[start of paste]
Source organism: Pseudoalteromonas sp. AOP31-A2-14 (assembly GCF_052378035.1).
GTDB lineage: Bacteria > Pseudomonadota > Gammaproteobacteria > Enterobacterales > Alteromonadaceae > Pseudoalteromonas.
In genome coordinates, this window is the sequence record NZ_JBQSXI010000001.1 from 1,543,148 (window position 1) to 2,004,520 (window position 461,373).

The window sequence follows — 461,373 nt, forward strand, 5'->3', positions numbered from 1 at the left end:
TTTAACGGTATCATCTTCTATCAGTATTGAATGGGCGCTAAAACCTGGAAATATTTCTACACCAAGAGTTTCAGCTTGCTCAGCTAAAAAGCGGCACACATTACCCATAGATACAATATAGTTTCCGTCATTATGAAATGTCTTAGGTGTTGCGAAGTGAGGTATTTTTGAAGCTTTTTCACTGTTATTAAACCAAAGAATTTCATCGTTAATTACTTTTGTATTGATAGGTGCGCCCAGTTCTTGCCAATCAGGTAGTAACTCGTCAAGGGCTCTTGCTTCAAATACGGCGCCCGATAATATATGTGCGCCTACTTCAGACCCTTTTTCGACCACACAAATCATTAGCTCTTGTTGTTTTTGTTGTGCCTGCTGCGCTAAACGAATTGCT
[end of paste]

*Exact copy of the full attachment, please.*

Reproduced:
Source organism: Pseudoalteromonas sp. AOP31-A2-14 (assembly GCF_052378035.1).
GTDB lineage: Bacteria > Pseudomonadota > Gammaproteobacteria > Enterobacterales > Alteromonadaceae > Pseudoalteromonas.
In genome coordinates, this window is the sequence record NZ_JBQSXI010000001.1 from 1,543,148 (window position 1) to 2,004,520 (window position 461,373).

The window sequence follows — 461,373 nt, forward strand, 5'->3', positions numbered from 1 at the left end:
TTTAACGGTATCATCTTCTATCAGTATTGAATGGGCGCTAAAACCTGGAAATATTTCTACACCAAGAGTTTCAGCTTGCTCAGCTAAAAAGCGGCACACATTACCCATAGATACAATATAGTTTCCGTCATTATGAAATGTCTTAGGTGTTGCGAAGTGAGGTATTTTTGAAGCTTTTTCACTGTTATTAAACCAAAGAATTTCATCGTTAATTACTTTTGTATTGATAGGTGCGCCCAGTTCTTGCCAATCAGGTAGTAACTCGTCAAGGGCTCTTGCTTCAAATACGGCGCCCGATAATATATGTGCGCCTACTTCAGACCCTTTTTCGACCACACAAATCATTAGCTCTTGTTGTTTTTGTTGTGCCTGCTGCGCTAAACGAATTGCT